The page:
"You can't put it into words. When I teach, I am doing it in a disciplined and scholarly way, which controls my feelings and emotions. There in the classroom you can't sit and cry [...] I can't lecture my sons and my children. They don't want to be lectured. The fact is they know I went through hell. They know that I lost my parents. They never ask me. [...] I think they don't know how to cope with it. Before I went to see my brother in the [United] States, my son asked me, 'Who are you?' I was shocked. Ever heard a son who asks his father, 'Who are you?' I [cannot] forget this. [...] So that was the reason I wrote from there, to tell them what I went through."
Ehud Loeb said:
"Those genocides should concern every human being and very unfortunately it does not. Not only Darfur but also what happened in Rwanda and in Cambodia and other countries and I believe that suffering is suffering and an orphan is an orphan and a raped woman is a raped woman everywhere but it hurts much more I think. It hurts much more a survivor who has experienced himself or for his family these losses and suffering and not only can you identify better, but you feel much more sorry for these pains which other peoples have, had and have to suffer."
Some time ago, Ehud participated in a seminar at Yad Vashem with several survivors from Rwanda. Relating to that meeting, he goes on to say,
"When you speak to them and they speak to you, you speak the same language of suffering. When you sit with them in their midst and hear their voices and you hear what they are not saying and you understand what they cannot express, then you feel a solidarity. Having these experiences with these survivors, you feel everything over again and you cannot understand, just cannot understand that these things can happen today, after everything that happened, and people know what happened, and this is something that I am just not able to understand."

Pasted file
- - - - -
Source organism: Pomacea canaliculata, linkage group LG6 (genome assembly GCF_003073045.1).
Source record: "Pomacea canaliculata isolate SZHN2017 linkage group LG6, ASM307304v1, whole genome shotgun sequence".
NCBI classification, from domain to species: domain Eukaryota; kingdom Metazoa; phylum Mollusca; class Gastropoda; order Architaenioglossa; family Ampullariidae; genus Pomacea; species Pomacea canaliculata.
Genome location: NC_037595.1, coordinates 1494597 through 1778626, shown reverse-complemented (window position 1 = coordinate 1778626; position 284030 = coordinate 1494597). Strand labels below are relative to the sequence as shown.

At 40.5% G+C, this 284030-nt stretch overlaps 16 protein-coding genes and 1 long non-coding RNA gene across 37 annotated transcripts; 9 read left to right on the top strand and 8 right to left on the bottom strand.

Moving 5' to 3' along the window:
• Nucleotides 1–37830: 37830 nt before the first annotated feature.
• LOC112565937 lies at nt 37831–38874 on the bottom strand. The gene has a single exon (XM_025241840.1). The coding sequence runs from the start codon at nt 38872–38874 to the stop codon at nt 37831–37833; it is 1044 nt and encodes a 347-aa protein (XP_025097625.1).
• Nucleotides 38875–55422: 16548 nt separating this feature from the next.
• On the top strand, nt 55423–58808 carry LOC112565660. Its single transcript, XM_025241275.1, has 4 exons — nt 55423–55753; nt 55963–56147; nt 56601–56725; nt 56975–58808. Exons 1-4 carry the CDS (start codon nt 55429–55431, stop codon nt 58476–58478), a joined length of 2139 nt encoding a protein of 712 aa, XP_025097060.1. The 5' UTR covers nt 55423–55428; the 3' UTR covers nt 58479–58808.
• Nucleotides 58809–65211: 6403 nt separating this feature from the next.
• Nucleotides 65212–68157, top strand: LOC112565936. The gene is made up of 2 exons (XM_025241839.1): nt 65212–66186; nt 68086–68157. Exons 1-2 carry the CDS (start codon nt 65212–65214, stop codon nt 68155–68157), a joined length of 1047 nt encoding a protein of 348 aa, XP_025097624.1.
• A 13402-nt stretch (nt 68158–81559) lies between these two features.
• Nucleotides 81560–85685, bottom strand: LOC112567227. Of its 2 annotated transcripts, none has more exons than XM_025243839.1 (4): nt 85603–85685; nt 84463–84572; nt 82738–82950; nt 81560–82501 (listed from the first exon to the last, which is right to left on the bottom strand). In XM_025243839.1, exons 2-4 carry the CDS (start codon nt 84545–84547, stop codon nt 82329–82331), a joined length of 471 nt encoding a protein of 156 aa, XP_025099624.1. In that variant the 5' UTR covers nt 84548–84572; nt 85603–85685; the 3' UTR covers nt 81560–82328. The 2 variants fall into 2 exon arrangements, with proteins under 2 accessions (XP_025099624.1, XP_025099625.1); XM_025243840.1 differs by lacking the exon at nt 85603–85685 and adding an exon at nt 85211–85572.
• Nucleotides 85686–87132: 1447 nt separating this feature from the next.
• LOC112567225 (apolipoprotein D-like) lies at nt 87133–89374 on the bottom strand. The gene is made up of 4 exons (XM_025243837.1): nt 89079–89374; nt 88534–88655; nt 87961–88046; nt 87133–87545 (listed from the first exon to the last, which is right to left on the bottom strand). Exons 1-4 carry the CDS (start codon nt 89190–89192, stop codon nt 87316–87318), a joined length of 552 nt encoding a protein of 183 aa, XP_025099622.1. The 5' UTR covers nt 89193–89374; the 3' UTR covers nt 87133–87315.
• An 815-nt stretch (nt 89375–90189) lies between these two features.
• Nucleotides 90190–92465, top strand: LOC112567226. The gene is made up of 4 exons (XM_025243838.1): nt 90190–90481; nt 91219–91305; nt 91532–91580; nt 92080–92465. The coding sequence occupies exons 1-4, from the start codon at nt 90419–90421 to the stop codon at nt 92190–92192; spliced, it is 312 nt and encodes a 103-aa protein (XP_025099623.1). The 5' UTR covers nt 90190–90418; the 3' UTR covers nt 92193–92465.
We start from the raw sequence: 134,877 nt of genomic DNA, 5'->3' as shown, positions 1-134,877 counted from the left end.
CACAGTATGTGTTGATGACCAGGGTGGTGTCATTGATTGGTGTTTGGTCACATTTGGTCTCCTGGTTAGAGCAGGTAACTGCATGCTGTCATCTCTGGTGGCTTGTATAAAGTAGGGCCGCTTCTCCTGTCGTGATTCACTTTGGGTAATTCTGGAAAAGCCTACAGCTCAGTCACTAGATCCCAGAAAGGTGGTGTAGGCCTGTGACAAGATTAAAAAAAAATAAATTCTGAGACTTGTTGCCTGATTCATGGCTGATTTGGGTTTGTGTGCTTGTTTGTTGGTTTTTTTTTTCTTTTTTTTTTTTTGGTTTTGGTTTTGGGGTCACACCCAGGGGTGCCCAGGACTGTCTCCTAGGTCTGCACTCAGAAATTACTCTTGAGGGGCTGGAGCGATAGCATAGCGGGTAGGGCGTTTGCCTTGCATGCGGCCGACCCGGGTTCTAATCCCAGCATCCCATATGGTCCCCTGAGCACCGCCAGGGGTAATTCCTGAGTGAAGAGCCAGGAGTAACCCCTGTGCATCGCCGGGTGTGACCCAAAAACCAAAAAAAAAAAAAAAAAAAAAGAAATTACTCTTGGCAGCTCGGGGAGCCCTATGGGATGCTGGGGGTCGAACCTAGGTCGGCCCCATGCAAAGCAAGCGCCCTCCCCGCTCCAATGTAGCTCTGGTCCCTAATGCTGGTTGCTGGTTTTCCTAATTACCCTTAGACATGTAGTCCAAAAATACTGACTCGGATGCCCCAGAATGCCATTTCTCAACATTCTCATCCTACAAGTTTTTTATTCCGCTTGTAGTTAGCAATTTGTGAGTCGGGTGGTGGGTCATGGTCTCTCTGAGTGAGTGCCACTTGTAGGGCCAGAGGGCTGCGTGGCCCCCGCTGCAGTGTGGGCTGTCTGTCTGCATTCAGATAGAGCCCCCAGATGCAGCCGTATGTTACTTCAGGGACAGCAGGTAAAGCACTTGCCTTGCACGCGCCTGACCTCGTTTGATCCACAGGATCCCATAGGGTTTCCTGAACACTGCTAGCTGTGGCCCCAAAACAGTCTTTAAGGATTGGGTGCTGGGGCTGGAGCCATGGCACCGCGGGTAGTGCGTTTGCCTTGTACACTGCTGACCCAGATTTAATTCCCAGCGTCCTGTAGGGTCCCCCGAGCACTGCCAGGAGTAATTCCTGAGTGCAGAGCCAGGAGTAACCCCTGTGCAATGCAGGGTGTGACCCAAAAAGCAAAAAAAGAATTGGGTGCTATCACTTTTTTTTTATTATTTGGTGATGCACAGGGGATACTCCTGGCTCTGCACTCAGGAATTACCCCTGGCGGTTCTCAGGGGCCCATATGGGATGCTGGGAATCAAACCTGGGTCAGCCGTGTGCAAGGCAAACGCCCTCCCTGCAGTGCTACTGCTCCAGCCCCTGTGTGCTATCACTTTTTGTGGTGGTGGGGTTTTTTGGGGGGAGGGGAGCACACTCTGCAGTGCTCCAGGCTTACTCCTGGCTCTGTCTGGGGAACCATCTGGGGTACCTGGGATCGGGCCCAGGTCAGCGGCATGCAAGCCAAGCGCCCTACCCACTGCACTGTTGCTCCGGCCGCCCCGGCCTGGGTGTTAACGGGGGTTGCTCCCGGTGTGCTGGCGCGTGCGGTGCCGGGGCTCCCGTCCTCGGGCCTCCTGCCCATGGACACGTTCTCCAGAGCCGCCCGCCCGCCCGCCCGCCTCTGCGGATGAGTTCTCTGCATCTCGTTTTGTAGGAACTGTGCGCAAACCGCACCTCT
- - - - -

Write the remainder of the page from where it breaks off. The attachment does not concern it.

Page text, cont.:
On a more general level, Masha Greenbaum explains that,
"All survivors feel for them through their own experiences."
Although Meir Eldar empathizes with the suffering of the victims, he doesn't think about it. He reflects,
"No – I don't think about it. I read it in books. I know about what happened to a friend of mine from Armenia. But I can't relate to it. What happened in the Holocaust didn't happen anywhere else."
"I feel that I accomplished what I wanted. My life, my children, and grandchildren, I couldn't be happier in any other place. I am always saying to people: [the fact] that I survived as a decent man and a believing Jew, who can laugh and love and look on the world's bright side, is nothing less than magnificent. My whole life has changed, but my life is still a continuing defeat for Hitler and the Nazis who hoped to destroy us, but 'Am Yisrael Chai' ['the people of Israel live']."
– Eliezer Ayalon
As mentioned at the beginning of this article, the importance of survivor testimony is paramount to understanding the events of those terrible times first-hand. Through them, we can begin to understand how the experiences of the survivors during the Holocaust affected their new lives in Israel, and how those experiences are imprinted into our own national consciousness. Their experiences related and passed down to their children and grandchildren have become part of the legacy of the Jewish people.
In our classrooms today, we can try to help our pupils understand the complexity of these events, which to them may easily remain "just" history. While the survivors still live among us, they must be invited into the classroom to give first-hand testimony, not only about the Holocaust, but how they managed to rebuild their lives after the Holocaust.
We wish to thank the survivors for allowing us not only a look into their difficult past, but also for a glimpse into their positive and bright futures.
The subject matter at hand touches on a variety of themes, which we feel tie in well with an interdisciplinary approach to teaching the Holocaust. The interviews presented here – two of which appear in full in our newsletter Teaching the Legacy (January, 2008) – address not only the Holocaust as an historical event, but also psychological aspects of trauma recovery, sociological issues of absorption and outsider immigrant status, genocide studies, familial relations, etc. Following are some sample questions we recommend for discussion of the material in the classroom:
- Why do you think the survivors remained silent for so long about their own experiences?
- We often see a pattern by which children of Holocaust survivors tend to shy away from direct discussion of the Holocaust, while the third generation is more open to hearing and exploring their grandparents' story. Do you find anything in these interviews that may help explain this?
- How did Henry Foner's past experiences shape his personality?
- What aspects of his contribution to Israeli society are important to Ehud Loeb?
- How does Prof. Bacharach control his emotions as a Holocaust survivor when speaking about the Holocaust in the classroom?
- Why was it easier for Masha Greenbaum to integrate into Israeli society?
- In what way does Ehud Loeb relate to the survivors of the Rwandan genocide? Do you think his perception has been influenced by his experiences?